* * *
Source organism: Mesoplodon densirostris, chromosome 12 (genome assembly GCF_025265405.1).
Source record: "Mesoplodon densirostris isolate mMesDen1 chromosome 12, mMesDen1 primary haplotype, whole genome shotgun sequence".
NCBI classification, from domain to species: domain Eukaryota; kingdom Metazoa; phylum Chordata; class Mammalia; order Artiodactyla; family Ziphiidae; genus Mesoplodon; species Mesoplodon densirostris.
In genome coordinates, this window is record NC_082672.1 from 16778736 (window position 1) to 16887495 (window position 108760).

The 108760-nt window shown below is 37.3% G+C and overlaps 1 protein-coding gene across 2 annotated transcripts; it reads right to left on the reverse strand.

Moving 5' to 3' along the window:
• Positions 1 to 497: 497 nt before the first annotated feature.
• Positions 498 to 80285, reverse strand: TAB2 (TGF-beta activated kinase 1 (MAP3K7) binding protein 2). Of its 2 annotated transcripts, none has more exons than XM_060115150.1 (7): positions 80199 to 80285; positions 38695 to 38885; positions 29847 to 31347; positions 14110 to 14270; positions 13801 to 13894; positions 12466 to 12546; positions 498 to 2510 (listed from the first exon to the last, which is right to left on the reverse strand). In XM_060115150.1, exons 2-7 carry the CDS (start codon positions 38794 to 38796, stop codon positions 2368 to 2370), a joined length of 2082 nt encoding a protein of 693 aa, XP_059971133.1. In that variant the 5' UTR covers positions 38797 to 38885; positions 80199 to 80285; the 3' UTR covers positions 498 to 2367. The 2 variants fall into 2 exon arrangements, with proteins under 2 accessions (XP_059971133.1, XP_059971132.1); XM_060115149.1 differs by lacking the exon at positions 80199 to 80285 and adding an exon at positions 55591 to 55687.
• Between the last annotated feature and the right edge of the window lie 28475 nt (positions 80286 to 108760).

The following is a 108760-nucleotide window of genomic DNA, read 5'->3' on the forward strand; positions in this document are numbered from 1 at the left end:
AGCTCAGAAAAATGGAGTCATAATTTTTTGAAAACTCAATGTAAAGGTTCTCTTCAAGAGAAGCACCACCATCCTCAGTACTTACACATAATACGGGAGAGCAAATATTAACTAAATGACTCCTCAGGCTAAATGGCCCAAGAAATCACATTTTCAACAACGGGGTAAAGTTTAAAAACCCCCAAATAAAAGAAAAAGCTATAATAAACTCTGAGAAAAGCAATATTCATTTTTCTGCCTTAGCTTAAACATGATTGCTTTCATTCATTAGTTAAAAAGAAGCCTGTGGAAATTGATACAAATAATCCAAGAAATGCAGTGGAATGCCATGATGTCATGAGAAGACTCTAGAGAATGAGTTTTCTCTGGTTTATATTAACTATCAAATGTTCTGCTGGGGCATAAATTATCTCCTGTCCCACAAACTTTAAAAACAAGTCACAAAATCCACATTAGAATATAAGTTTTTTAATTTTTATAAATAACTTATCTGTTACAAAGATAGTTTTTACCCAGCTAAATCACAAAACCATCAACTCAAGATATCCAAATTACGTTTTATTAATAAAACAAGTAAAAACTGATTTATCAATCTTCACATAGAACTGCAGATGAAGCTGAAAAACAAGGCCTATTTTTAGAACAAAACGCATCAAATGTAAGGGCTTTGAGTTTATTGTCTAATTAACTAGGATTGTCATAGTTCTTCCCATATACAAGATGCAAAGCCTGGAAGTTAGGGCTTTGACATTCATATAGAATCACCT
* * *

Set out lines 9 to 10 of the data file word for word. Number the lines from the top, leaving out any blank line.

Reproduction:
• Between the last annotated feature and the right edge of the window lie 28475 nt (positions 80286 to 108760).

The following is a 108760-nucleotide window of genomic DNA, read 5'->3' on the forward strand; positions in this document are numbered from 1 at the left end: